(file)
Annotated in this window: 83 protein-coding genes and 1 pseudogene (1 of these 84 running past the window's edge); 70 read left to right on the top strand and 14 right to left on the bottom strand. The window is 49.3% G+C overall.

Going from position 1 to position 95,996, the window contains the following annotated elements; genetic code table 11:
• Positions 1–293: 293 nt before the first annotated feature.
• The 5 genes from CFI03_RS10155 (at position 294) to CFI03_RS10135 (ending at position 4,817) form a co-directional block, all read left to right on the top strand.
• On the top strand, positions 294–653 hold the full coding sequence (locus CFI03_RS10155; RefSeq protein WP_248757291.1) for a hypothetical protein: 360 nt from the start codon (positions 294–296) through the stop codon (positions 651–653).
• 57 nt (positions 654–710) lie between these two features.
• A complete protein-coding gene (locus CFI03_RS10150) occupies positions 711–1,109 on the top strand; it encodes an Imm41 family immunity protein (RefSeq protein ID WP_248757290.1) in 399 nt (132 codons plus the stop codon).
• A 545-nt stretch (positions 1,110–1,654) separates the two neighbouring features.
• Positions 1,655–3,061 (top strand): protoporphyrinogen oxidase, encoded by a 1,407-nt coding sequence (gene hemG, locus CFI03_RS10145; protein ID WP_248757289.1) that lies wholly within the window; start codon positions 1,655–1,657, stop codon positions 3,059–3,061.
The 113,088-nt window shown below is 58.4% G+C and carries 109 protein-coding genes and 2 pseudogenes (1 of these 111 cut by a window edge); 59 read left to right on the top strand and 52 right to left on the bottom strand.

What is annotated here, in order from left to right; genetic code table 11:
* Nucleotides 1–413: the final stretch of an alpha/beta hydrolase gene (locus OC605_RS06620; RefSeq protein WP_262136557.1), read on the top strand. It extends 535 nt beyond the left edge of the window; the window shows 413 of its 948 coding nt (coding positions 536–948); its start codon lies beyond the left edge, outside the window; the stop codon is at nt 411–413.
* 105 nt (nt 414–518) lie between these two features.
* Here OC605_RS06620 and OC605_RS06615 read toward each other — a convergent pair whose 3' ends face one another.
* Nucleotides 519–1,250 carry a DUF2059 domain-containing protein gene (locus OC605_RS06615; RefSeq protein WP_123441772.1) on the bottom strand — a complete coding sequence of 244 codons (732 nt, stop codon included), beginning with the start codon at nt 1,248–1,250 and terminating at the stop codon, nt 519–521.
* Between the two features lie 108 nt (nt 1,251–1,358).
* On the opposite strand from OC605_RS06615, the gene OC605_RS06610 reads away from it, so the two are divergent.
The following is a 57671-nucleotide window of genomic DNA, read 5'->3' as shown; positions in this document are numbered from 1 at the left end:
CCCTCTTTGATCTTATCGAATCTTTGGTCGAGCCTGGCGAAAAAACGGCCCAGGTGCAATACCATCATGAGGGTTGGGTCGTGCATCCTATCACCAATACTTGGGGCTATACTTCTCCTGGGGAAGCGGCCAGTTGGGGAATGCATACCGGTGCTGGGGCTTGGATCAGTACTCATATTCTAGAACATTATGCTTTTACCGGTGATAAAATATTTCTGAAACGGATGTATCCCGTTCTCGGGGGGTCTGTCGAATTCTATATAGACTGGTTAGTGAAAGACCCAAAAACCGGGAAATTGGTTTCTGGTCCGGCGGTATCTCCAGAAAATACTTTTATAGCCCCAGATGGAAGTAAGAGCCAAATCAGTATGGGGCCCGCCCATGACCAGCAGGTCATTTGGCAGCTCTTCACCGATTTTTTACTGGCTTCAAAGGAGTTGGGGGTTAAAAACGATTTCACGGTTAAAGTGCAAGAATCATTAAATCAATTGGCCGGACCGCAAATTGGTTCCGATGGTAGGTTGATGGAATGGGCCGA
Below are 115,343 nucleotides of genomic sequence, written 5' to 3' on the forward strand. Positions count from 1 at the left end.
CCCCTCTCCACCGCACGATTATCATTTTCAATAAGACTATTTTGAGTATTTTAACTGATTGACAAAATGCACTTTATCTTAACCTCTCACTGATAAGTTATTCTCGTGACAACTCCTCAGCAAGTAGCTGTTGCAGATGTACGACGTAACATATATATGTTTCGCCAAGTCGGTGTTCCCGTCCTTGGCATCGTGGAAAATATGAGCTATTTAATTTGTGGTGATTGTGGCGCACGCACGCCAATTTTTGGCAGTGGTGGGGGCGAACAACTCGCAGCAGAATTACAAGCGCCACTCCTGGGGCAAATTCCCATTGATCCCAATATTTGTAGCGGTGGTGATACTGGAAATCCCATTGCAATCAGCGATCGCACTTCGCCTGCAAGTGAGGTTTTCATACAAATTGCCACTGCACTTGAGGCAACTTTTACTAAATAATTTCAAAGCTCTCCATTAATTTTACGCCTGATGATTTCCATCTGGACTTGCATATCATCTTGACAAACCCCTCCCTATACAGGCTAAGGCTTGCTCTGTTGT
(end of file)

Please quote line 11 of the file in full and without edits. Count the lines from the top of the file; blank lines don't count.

What is annotated here, in order from left to right; genetic code table 11: